Nigeria’s rights activist and lawyer, Bamidele Aturu, has criticised Governor Babatunde Fashola of Lagos State over his comment purportedly directed at critics of his administration while reacting to the explosions that rocked the state on Boxing Day.
Fashola had said at the scene of the explosions caused by a banger at Jankara on Lagos Island, Lagos, Southwest Nigeria that “when town planning laws were made and government insisted on its implementation, the government was often branded as anti-poor and a tough one. Those who sought cheap popularity or sought to score cheap political points were often nowhere to be found when the consequences of agitations to prevent proper enforcement of regulations, law and order, like in the current situation.
“Some of the people who canvass this position are not here now where people have died and they seek cheap popularity when government tries to set rules and regulations, government is seen as anti-poor but the poor people have died here and the people who have made those cases are not here now to come and pick the dead bodies. It is us who are picking the dead bodies.”
Reacting to Fashola’s comment in a statement, Aturu described the governor’s comment as regrettable and condemnable, saying “it shows that the advertised democratic credentials of his government and of himself are not even skin-deep.
“It is highly hypocritical to posture as a democrat and be so patently hostile to voices of dissent as the Governor has demonstrated. The Governor should point out those who asked him not to implement laws banning firecrackers. If the State has failed to implement any existing law on firecrackers, the Governor should accept responsibility for that failure rather than shifting the blame on social critics.”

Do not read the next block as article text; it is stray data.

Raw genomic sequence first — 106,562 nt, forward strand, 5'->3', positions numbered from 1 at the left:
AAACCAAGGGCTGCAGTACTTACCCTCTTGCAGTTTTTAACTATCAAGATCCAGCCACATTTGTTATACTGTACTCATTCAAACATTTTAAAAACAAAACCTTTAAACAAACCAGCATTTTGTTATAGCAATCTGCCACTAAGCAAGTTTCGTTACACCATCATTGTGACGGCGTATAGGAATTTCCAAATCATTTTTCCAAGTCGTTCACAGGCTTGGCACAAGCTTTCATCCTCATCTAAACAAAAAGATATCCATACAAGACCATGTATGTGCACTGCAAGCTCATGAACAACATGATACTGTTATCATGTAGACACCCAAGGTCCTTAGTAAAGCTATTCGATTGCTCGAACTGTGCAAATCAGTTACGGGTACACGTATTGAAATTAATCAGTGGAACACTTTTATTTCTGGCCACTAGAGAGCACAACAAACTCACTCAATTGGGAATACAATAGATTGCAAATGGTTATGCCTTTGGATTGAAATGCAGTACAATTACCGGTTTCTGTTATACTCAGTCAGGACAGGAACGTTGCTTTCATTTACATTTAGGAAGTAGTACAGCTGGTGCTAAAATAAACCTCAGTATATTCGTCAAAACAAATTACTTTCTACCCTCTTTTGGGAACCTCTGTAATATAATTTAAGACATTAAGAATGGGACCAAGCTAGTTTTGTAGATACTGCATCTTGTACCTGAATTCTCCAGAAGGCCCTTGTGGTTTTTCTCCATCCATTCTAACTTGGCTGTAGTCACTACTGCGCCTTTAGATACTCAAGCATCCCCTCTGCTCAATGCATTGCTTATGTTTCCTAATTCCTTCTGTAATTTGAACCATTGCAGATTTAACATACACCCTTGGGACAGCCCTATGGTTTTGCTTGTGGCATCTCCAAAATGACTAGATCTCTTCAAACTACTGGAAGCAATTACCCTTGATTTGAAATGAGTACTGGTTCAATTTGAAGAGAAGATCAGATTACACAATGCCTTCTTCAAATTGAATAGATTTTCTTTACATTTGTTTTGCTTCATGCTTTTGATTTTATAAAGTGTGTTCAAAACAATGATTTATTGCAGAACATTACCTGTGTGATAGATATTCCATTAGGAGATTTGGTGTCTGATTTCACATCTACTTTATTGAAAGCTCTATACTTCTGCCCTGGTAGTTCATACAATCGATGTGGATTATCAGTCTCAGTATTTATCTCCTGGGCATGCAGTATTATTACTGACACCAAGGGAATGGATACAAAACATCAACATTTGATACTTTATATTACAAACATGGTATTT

He added that: “The touchstone for measuring democracy is not opposition to the Federal Government but a holistic and consistent defence of the truth at all times no matter who may feel aggrieved. The Governor should be reminded plainly that he cannot cow members of the civil society or social critics by the kind of unnecessary comment he made at the scene of the tragic incident.
“If the military could not, he should know that he cannot. Those like him who are beneficiaries of the actions of social critics, which were also ironically described by the military despots as cheap-popularity-seeking gambits, who were jailed for this ‘democracy’ ought to know that criticism is essential to liberal democracy. We did not fight for democracy to have governors whose actions, even when well-meaning, cannot be challenged.”
Aturu said the advisers of the governor have their jobs cut out for them, saying they need to remind him that his comments should be seen to be temperate as he appeared “to me to be getting increasingly authoritarian and hostile to well- meaning criticisms. He is behaving too much like a military administrator, not even governor, for my liking. Let him listen to the critics as they are his best friends.”
He described the explosions at Jankara Market as regrettable, saying most Nigerians were quite sad that this sort of tragedy happened at a time when the people were supposed to be celebrating Christmas. He also commiserated with those who lost lives and properties in the fire.